The explorers communicated with base camp in Montreal in two ways:

1. By telephone

The telephone, weighing 16 kg (including the battery), bounced their messages off an IMMARSAT geostationary satellite 35,000 km above the Equator, to the Montreal base camp. The battery to operate the telephone was rechargeable with solar panels. The antenna was part of the cover of the box for carrying the telephone. All the experts they consulted before leaving predicted that the telephone would not be operable past the 82nd parallel, as the Earth’s curvature would block the signal.


2. By Argos beacon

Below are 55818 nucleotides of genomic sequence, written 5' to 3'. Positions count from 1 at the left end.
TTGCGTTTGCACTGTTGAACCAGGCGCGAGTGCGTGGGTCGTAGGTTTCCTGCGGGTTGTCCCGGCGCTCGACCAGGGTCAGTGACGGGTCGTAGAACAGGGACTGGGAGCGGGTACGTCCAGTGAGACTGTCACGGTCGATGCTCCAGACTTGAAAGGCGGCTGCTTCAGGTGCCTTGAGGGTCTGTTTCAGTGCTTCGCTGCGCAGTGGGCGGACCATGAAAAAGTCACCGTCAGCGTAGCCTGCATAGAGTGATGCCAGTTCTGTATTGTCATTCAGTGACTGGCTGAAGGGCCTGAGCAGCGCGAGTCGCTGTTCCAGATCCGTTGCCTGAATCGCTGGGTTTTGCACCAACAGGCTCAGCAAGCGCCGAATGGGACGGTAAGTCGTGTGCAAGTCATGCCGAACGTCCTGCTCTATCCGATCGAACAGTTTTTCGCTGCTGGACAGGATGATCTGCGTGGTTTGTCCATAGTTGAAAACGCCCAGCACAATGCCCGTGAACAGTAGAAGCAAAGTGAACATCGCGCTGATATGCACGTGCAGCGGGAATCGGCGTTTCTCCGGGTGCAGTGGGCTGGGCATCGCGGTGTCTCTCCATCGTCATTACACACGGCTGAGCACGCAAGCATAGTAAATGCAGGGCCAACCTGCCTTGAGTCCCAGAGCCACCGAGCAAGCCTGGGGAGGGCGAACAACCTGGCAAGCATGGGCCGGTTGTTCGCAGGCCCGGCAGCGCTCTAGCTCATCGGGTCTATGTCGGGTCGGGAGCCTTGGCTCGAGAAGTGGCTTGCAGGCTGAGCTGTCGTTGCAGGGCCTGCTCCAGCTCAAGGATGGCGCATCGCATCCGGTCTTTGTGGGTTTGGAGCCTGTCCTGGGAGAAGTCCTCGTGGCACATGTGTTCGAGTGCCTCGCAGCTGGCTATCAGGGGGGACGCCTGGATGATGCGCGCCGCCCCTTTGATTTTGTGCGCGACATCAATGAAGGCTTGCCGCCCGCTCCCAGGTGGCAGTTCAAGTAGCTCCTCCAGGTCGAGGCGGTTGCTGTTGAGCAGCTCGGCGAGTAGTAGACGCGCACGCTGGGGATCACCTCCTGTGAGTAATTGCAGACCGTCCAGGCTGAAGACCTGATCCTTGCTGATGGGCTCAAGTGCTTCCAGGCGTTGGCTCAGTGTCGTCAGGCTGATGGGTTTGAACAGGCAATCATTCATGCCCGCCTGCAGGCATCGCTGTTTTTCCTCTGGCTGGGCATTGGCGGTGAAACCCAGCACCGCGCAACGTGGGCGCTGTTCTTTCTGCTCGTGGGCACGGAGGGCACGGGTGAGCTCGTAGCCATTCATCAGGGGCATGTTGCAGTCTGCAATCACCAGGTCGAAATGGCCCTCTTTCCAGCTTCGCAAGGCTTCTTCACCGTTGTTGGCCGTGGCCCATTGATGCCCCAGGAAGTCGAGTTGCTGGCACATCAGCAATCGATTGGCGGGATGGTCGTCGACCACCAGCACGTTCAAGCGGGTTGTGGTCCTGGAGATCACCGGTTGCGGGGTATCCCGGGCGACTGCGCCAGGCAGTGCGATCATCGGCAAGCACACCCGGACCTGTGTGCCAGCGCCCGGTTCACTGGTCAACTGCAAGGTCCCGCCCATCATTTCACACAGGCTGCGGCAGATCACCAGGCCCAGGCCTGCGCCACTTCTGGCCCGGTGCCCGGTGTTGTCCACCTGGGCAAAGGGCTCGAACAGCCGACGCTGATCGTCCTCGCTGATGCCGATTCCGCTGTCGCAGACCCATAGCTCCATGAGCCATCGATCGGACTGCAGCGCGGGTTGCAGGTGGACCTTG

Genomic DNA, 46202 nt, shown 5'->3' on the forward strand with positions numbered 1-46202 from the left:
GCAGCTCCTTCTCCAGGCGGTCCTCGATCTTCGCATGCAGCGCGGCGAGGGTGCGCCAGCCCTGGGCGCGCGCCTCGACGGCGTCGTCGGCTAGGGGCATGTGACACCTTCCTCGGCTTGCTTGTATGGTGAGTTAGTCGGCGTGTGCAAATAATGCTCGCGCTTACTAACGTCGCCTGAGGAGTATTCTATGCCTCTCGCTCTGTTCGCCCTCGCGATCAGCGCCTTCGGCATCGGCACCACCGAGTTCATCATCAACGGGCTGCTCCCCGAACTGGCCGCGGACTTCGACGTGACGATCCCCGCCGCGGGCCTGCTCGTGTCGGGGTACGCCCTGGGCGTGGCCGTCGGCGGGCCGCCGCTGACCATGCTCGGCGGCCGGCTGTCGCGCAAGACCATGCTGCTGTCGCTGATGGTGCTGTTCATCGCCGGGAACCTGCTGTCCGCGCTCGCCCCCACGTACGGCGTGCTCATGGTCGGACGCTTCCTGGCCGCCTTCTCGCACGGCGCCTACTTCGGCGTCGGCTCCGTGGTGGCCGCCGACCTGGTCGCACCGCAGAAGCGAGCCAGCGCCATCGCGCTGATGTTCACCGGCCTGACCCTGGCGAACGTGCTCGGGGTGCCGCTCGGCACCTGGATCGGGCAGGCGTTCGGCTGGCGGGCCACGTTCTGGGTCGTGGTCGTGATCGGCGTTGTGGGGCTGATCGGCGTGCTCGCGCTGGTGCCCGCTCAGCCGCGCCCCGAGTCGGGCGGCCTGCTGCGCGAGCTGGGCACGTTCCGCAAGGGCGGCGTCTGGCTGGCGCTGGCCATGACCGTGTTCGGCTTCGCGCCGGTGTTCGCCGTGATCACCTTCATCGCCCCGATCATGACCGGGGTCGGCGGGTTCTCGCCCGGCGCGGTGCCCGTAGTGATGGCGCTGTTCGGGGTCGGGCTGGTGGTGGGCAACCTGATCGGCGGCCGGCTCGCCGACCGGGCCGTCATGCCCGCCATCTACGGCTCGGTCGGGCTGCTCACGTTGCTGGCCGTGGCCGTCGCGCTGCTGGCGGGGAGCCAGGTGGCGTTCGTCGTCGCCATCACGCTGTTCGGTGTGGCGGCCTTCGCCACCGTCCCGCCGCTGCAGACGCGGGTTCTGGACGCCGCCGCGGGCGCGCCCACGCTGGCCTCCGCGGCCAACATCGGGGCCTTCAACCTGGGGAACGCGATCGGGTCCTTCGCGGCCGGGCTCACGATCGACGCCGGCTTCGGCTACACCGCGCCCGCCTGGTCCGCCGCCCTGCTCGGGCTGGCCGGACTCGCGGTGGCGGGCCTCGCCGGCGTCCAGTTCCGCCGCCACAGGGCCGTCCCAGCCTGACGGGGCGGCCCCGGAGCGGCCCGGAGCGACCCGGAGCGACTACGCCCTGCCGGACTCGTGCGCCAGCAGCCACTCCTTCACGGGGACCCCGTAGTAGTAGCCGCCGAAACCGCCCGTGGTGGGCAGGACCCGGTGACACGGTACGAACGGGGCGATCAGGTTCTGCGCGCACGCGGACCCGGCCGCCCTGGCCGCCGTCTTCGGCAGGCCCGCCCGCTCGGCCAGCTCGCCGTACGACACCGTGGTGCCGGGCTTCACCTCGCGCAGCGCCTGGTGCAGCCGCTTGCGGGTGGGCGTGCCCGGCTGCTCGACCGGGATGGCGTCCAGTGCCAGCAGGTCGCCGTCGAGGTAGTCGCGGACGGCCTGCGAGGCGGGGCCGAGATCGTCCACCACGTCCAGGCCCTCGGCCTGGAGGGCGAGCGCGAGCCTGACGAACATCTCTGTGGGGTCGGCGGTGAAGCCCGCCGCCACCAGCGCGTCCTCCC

Bernard and Thierry took along an Argos beacon, which sent a signal every two minutes to two satellites orbiting 8,000 m above the South Pole every 100 minutes. Along with information on their position, the beacon was programmed to provide many other details (physical and psychological condition, type of terrain, km travelled, etc.). After the signal was captured by one of the satellites, it was relayed to Toulouse, France and then retransmitted to Montreal by computer.

Another item in their array of communication equipment was designed to keep the skiers informed of their exact position at every moment:

Global Positioning System (GPS)

This system was based on a network of 24 satellites orbiting the Earth every 12 hours at an altitude of 20,000 km. The explorers’ position was calculated by triangulation, from a signal sent by the device and received by three or more satellites simultaneously. The apparatus was the size of a portable radio.